…and not even a “sorry ma’am”

by | May 19, 2021 | 0 comments

By Priya Arunkumar

The queue had 10 people. But the two metres separating each one seem to add to the distance and it was a long wait. I picked a paper, sat on the outer section and began to read. I was waiting for my colleague’s daughter to finish the appointment process. I was there as a moral support.
After 20-long minutes, the receptionist at the radiology counter looked up, and said the doctor concerned had reported sick; the appointment has to be rescheduled. To add insult to injury, she brusquely added: but you’re not supposed to be here. Our hospital staff must have informed you about the change in schedule. That did not happen. In fact, my colleague had a message that reminded her for the ultra scan today at 11.30am.

Well, to cut an ugly episode short, an argument ensued, and within minutes a booted-suited operations staff marched up to us and snapped his fingers at us, beckoning us to follow him to the ground floor, which we did silently. His self-introduction was a prologue to his declaration that we were ‘liars’.
As we held ourselves from exploding, he added that their staff had diligently called every single patient and informed them of the reschedule. Moreover, he had ‘proof’. He told us to wait outside a door and he went in to see the lady staff, who was tasked with calling all the patients for a reschedule.
Ten minutes later he returned, clutching a paper, and asked us rudely: “Is this your mobile number?” It was indeed the right number, but my colleague received no such calls. Maybe you didn’t but your husband did, he said as though he was a seer. See this paper, our staff has handwritten the call list she made today. My colleague said no, husband goes to office at 7.30am, and the phone was with us. There was no such call.

The whole episode went to another level. Now it was the turn of the operations’ manager, the boss of the earlier staff who had called us liars, to enter the scene. He beckoned us to the side room and told us to wait, while he checked the call records. If our staff says she had called, then she most certainly would have. She is not a liar. You must have missed the call!

He was confident and suited to boot. But he did not snap his fingers like his junior. We were in a side room, having been strategically moved there, so that other patients would not have to hear the arguments. The hospital has a reputation, you see. We patiently waited while he sat in one of the computers and checked the records.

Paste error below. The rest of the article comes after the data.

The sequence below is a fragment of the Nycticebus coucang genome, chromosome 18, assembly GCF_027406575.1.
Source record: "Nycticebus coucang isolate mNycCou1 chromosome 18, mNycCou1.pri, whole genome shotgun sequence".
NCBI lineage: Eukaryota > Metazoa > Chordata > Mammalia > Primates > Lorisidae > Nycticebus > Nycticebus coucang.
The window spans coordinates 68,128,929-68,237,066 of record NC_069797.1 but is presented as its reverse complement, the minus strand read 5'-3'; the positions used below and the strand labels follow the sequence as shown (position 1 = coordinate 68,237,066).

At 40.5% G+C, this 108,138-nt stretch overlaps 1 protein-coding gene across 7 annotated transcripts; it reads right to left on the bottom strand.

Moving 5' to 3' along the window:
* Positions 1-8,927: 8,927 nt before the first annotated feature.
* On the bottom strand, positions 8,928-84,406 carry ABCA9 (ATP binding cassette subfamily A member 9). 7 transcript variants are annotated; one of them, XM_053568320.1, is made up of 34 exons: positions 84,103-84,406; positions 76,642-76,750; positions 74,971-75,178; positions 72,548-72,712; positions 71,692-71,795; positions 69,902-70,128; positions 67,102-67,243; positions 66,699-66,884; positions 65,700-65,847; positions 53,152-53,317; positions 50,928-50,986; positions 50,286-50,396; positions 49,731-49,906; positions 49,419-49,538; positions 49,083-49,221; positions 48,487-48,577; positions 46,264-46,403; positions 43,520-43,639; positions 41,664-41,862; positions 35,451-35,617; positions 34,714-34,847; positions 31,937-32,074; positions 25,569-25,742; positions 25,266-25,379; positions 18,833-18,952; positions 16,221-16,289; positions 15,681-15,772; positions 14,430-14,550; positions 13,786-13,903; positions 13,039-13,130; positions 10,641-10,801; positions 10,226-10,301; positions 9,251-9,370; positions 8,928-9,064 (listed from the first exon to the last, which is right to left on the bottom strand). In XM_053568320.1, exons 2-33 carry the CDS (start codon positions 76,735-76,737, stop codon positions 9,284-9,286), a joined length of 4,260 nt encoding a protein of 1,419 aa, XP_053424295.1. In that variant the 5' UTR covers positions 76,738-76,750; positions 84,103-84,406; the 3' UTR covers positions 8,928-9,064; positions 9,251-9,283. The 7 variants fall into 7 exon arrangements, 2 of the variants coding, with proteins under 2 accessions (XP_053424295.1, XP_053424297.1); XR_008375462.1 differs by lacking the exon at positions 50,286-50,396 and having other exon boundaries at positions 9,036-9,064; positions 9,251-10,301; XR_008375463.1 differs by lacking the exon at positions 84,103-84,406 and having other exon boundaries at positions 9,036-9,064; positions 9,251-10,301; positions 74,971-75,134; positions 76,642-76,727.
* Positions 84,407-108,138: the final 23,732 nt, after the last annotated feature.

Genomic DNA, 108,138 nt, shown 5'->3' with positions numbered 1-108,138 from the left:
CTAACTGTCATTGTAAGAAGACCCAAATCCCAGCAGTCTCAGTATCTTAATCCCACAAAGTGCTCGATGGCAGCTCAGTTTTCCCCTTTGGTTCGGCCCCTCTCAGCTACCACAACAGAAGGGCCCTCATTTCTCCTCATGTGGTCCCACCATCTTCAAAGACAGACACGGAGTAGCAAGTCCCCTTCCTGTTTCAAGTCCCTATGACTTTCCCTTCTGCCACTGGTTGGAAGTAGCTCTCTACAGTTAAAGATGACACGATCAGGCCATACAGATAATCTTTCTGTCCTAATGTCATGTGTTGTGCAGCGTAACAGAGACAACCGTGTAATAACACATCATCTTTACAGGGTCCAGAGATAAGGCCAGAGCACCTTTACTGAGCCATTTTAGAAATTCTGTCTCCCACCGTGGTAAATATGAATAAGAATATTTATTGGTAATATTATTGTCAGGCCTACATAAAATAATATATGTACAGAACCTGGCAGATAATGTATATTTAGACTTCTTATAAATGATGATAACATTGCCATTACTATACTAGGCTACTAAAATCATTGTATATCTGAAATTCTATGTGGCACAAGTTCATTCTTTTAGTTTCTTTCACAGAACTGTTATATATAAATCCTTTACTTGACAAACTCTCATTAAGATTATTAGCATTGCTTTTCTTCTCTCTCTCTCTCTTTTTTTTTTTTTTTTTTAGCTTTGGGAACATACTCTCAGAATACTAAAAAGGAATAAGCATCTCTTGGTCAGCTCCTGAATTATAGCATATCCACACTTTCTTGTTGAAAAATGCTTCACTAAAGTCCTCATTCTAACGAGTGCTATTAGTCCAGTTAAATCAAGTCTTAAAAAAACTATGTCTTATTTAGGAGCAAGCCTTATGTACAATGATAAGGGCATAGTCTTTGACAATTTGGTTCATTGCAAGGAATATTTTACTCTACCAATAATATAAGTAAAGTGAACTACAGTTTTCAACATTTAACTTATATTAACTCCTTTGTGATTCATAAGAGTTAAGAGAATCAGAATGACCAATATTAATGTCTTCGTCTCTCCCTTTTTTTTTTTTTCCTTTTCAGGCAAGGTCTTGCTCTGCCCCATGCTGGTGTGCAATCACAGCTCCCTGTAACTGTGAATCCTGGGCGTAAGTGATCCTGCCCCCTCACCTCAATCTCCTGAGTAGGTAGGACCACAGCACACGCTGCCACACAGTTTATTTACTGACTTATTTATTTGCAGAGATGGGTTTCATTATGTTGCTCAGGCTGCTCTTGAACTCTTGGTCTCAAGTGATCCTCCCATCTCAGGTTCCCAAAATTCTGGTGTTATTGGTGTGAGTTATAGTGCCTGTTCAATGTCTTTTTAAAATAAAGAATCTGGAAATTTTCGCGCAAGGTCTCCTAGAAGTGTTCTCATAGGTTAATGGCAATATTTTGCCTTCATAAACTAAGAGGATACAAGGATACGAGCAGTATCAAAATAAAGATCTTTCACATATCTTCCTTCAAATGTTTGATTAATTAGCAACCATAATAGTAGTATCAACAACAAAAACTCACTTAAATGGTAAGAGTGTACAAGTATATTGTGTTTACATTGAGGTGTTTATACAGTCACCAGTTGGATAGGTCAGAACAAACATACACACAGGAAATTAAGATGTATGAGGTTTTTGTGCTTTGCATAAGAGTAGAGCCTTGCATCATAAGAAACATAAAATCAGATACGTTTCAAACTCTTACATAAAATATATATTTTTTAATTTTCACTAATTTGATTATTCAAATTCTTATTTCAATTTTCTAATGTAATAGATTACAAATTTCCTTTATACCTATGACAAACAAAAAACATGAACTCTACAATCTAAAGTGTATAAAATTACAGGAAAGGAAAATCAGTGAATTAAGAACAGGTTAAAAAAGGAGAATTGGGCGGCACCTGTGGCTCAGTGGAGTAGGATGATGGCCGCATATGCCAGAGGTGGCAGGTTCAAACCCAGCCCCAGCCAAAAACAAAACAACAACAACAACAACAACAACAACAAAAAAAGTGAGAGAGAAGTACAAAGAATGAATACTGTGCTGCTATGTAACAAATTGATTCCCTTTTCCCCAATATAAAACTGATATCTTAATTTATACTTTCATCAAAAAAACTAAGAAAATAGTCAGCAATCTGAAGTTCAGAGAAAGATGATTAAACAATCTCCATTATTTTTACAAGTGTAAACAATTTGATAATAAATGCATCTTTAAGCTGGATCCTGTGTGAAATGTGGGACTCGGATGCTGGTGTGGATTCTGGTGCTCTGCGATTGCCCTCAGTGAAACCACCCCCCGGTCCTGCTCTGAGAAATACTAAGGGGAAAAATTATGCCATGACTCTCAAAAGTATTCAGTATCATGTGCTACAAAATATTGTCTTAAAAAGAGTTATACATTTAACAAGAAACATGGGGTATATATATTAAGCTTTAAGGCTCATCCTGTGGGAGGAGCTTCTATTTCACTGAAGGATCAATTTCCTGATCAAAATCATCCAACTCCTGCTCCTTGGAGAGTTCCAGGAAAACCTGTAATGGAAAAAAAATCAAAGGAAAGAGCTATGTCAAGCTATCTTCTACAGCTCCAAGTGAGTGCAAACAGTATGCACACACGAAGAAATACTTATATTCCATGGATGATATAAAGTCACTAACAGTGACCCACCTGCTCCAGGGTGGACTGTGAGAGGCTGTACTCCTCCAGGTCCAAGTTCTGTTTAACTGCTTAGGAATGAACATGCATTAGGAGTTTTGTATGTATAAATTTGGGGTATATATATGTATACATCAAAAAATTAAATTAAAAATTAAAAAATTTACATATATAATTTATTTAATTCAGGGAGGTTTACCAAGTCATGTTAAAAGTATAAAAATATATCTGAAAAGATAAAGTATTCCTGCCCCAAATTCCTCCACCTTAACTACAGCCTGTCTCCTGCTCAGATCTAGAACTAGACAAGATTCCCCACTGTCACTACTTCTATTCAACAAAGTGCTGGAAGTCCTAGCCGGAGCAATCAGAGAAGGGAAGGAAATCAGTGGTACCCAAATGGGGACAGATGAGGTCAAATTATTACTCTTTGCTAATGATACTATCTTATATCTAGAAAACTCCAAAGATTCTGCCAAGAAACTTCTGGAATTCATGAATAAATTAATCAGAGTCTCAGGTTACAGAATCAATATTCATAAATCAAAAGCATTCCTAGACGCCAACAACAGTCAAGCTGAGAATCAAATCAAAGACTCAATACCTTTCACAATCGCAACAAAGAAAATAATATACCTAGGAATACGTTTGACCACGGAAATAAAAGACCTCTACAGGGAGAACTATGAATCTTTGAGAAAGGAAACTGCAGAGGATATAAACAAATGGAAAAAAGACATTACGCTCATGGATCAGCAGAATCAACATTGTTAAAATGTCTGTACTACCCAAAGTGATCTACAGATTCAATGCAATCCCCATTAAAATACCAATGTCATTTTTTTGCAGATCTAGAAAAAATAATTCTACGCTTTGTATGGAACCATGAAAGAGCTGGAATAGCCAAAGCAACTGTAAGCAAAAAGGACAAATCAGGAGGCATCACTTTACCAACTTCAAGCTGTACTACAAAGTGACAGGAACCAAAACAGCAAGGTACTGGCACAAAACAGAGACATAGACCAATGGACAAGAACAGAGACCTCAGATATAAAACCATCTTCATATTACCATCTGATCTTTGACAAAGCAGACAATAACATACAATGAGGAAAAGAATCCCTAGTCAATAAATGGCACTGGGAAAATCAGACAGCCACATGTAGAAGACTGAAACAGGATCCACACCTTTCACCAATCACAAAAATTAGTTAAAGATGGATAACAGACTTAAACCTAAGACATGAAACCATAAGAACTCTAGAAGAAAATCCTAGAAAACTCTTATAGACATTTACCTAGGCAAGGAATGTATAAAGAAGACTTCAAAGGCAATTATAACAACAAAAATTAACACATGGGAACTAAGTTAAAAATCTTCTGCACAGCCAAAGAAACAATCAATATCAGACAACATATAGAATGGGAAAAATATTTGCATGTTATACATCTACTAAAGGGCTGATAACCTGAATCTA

After 10 minutes or so, when he should have done at least two to three rounds of checking, his face reflected the truth: the call records did not show my colleague’s number. But like all those who realise that they have erred, he kept on dawdling and biding for time, wondering how to get out of the mess. I saw red and called him out. Found our number, I queried in a tone that I reserved for such occasions.

He sheepishly got up and then began to profusely apologise. The call records have revealed that the call was never made. “If our staff says she had called, then she most certainly would have. She is not a liar. You must have missed the call!” his words dulled in the background, till it faded away.

Er, the hospital will reschedule and inform you of a new date and time, he said again flashing a sheepish grin, but totally insincere within and without. Where was the ‘judge’ who had declared us liars?

A sick customer is put through such humiliating experience, names are called and not even a proper apology is given. And the lady-who-never-lies, was suddenly too busy to meet us. These are service providers to the sick and suffering who are coughing up their hard-earned money on scary diagnostic investigations; filled with fear and anxiety of the test results, which had the power to erase their future or if lucky enough, to push it forward. Clinics and hospitals are not ice-cream parlours or leisure outlets, where you would check in to relax and enjoy. People come in with physical pains and mental fears and trepidation of their future. If nothing, at least a little bit of kindness, a dab of warmth, a tiny smile, or at least a polite, considerate word, would go a long way in giving them some confidence to undergo their medical ordeal.Instead this is what they had dished out: a sick ego trip, just to prove that they are right, but unfortunately, in this case, failing miserably.

Imagine… it is in such grubby hands that we entrust our frail, ill-laden selves to be insulted and manhandled and without even a sorry sir or ma’am.
And, we also pay for the misery.

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